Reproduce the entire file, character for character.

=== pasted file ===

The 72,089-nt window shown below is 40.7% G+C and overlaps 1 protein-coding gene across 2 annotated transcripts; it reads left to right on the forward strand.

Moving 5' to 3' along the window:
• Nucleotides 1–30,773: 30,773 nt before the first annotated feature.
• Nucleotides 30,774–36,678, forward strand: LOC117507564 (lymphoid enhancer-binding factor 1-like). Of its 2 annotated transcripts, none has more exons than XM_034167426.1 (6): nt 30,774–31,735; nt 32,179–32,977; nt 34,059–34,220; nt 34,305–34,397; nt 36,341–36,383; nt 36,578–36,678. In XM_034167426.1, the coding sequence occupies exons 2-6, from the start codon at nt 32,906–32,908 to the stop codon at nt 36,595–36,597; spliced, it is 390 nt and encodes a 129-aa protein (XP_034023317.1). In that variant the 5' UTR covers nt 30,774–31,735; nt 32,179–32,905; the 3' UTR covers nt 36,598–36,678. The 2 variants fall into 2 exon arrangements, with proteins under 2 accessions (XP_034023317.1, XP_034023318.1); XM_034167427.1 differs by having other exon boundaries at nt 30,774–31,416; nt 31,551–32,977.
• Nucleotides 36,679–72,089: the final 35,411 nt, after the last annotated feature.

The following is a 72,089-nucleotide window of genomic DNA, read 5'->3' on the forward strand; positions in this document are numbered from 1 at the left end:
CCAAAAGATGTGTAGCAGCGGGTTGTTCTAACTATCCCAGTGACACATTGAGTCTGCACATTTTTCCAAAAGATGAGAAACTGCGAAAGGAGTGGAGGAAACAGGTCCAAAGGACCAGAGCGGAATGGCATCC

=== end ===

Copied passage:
The 72,089-nt window shown below is 40.7% G+C and overlaps 1 protein-coding gene across 2 annotated transcripts; it reads left to right on the forward strand.

Moving 5' to 3' along the window:
• Nucleotides 1–30,773: 30,773 nt before the first annotated feature.
• Nucleotides 30,774–36,678, forward strand: LOC117507564 (lymphoid enhancer-binding factor 1-like). Of its 2 annotated transcripts, none has more exons than XM_034167426.1 (6): nt 30,774–31,735; nt 32,179–32,977; nt 34,059–34,220; nt 34,305–34,397; nt 36,341–36,383; nt 36,578–36,678. In XM_034167426.1, the coding sequence occupies exons 2-6, from the start codon at nt 32,906–32,908 to the stop codon at nt 36,595–36,597; spliced, it is 390 nt and encodes a 129-aa protein (XP_034023317.1). In that variant the 5' UTR covers nt 30,774–31,735; nt 32,179–32,905; the 3' UTR covers nt 36,598–36,678. The 2 variants fall into 2 exon arrangements, with proteins under 2 accessions (XP_034023317.1, XP_034023318.1); XM_034167427.1 differs by having other exon boundaries at nt 30,774–31,416; nt 31,551–32,977.
• Nucleotides 36,679–72,089: the final 35,411 nt, after the last annotated feature.

The following is a 72,089-nucleotide window of genomic DNA, read 5'->3' on the forward strand; positions in this document are numbered from 1 at the left end:
CCAAAAGATGTGTAGCAGCGGGTTGTTCTAACTATCCCAGTGACACATTGAGTCTGCACATTTTTCCAAAAGATGAGAAACTGCGAAAGGAGTGGAGGAAACAGGTCCAAAGGACCAGAGCGGAATGGCATCC